The effect of heavy metal contamination on humans and animals in the vicinity of a zinc smelting facility


Autoři: Xiaoyun Shen aff001;  Yongkuan Chi aff002;  Kangning Xiong aff002
Působiště autorů: School of Life Science and Engineering, Southwest University of Science and Technology, Mianyang, China aff001;  State Engineering Technology Institute for Karst Desertification Control, Guizhou Normal University, Guiyang, China aff002;  World Bank Poverty Alleviation Project Office in Guizhou, Southwest China, Guiyang, China aff003
Vyšlo v časopise: PLoS ONE 14(10)
Kategorie: Research Article
doi: 10.1371/journal.pone.0207423

Souhrn

A diagnosis of heavy metal poisoning in sheep living on pastures in the vicinity of a smelting facility in the Wumeng mountain area of China was based on laboratory tests and clinical symptoms. Furthermore, heavy metal contamination in the food chain was found to have a deleterious effect on the health of local residents. The levels of copper(Cu), zinc(Zn), cadmium (Cd), and lead (Pb) in irrigation water, soil, forages, and animal tissues were measured in samples taken from the vicinity of a smelting facility and control samples. Heavy metal contents in food (corn, rice, and wheat), as well as in human tissues (blood and hair) obtained from local residents were also determined. Hematological values were also determined in human and animal samples. The content of Cu, Zn, Cd, and Pb in irrigation water, soils, and forages were markedly higher in affected areas than in samples from healthy pastures. Concentrations of Cd and Pb were 177.82 and 16.61 times greater in forages than controls, respectively, and 68.71 and 15.66 times greater in soils than controls, respectively. The heavy metal content in food (corn, rice, and wheat) from affected areas was markedly higher than in the control samples. Cd and Pb content in the tissues of affected sheep were markedly higher than in control animals (P < 0.01), while concentrations of Cd and Pb in blood and hair samples from local residents were markedly higher than in control samples (P < 0.01). The occurrence of anemia in affected humans and animals followed a hypochromic and microcytic pattern. The intake of Cd and Pb was estimated according to herbage ingestion rates. It was found that the levels of Cd and Pb which accumulated in sheep through the ingestion of vegetation growing in the sites closest to the smelter were approximately 3.36 and 38.47 mg/kg body wt./day, respectively. Such levels surpassed the fatal dosages for sheep of 1.13 mg Cd/kg body wt/day and 4.42 mg Pb/kg body wt./day. The serum total antioxidant capacity in affected humans and animals was significantly lower than in the controls (P < 0.01). Serum protein parameters in affected humans and animals were significantly reduced (P < 0.01); therefore, it was concluded that heavy metal contamination caused harm to sheep, and also posed a significant risk to humans living in the vicinity of the zinc smelting facility.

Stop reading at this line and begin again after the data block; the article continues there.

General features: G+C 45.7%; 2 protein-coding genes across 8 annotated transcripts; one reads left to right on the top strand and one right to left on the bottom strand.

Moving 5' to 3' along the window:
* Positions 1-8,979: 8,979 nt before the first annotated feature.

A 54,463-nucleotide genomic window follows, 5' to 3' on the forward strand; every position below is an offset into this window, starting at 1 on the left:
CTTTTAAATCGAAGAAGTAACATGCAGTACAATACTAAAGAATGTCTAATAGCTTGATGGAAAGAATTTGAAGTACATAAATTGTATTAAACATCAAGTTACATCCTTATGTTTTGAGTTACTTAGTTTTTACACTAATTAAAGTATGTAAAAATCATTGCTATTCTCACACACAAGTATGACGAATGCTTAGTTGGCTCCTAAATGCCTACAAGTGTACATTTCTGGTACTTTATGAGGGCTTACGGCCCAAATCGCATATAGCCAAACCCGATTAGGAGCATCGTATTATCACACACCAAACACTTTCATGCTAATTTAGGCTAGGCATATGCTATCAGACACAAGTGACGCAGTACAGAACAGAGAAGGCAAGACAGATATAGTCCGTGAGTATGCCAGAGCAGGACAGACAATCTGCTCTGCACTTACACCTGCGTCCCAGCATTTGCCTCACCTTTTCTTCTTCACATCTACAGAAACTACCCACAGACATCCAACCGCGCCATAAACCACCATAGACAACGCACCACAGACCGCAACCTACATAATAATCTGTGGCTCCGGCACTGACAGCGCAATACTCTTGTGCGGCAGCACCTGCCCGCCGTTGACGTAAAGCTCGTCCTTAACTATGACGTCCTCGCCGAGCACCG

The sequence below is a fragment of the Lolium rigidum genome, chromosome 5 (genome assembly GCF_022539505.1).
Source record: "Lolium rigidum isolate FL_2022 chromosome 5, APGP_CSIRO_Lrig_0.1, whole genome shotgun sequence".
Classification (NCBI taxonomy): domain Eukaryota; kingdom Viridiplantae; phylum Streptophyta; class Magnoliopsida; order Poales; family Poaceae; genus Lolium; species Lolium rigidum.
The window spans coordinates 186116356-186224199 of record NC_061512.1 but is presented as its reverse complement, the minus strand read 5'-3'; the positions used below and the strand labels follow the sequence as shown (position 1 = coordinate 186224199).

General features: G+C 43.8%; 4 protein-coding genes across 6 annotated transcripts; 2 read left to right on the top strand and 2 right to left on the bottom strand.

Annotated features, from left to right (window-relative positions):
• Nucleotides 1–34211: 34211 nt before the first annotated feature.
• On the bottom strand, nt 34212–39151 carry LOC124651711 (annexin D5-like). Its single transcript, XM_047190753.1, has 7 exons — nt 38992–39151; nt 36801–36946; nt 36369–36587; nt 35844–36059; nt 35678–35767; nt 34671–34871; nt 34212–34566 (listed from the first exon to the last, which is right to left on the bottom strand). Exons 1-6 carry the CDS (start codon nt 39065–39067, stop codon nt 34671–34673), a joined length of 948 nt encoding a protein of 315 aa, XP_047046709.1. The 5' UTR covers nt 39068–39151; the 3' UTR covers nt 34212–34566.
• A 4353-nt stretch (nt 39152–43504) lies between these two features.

Klíčová slova:

Blood – Heavy metals – Livestock – Manganese – Metallic lead – Sheep – Zinc – Copper


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2019 Číslo 10